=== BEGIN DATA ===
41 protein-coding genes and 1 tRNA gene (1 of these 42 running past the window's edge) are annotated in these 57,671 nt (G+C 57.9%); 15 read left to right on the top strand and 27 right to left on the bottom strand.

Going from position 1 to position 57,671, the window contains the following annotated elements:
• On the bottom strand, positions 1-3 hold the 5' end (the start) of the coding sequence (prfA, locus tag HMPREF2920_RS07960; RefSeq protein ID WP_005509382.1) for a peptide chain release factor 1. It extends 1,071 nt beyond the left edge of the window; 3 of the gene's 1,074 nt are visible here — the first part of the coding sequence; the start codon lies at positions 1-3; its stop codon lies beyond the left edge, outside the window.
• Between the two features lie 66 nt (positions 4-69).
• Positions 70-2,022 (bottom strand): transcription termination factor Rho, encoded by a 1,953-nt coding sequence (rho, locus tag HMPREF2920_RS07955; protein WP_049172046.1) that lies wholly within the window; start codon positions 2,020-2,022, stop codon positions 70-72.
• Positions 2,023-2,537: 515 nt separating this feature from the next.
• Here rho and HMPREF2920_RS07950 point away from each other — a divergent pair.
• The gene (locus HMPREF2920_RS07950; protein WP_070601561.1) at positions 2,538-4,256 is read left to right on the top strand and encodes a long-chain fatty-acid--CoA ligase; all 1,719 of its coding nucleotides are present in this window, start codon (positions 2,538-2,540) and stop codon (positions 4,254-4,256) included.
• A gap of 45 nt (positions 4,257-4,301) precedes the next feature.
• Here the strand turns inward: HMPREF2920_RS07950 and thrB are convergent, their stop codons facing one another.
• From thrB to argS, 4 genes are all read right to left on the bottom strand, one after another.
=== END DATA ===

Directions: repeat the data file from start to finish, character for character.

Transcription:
41 protein-coding genes and 1 tRNA gene (1 of these 42 running past the window's edge) are annotated in these 57,671 nt (G+C 57.9%); 15 read left to right on the top strand and 27 right to left on the bottom strand.

Going from position 1 to position 57,671, the window contains the following annotated elements:
• On the bottom strand, positions 1-3 hold the 5' end (the start) of the coding sequence (prfA, locus tag HMPREF2920_RS07960; RefSeq protein ID WP_005509382.1) for a peptide chain release factor 1. It extends 1,071 nt beyond the left edge of the window; 3 of the gene's 1,074 nt are visible here — the first part of the coding sequence; the start codon lies at positions 1-3; its stop codon lies beyond the left edge, outside the window.
• Between the two features lie 66 nt (positions 4-69).
• Positions 70-2,022 (bottom strand): transcription termination factor Rho, encoded by a 1,953-nt coding sequence (rho, locus tag HMPREF2920_RS07955; protein WP_049172046.1) that lies wholly within the window; start codon positions 2,020-2,022, stop codon positions 70-72.
• Positions 2,023-2,537: 515 nt separating this feature from the next.
• Here rho and HMPREF2920_RS07950 point away from each other — a divergent pair.
• The gene (locus HMPREF2920_RS07950; protein WP_070601561.1) at positions 2,538-4,256 is read left to right on the top strand and encodes a long-chain fatty-acid--CoA ligase; all 1,719 of its coding nucleotides are present in this window, start codon (positions 2,538-2,540) and stop codon (positions 4,254-4,256) included.
• A gap of 45 nt (positions 4,257-4,301) precedes the next feature.
• Here the strand turns inward: HMPREF2920_RS07950 and thrB are convergent, their stop codons facing one another.
• From thrB to argS, 4 genes are all read right to left on the bottom strand, one after another.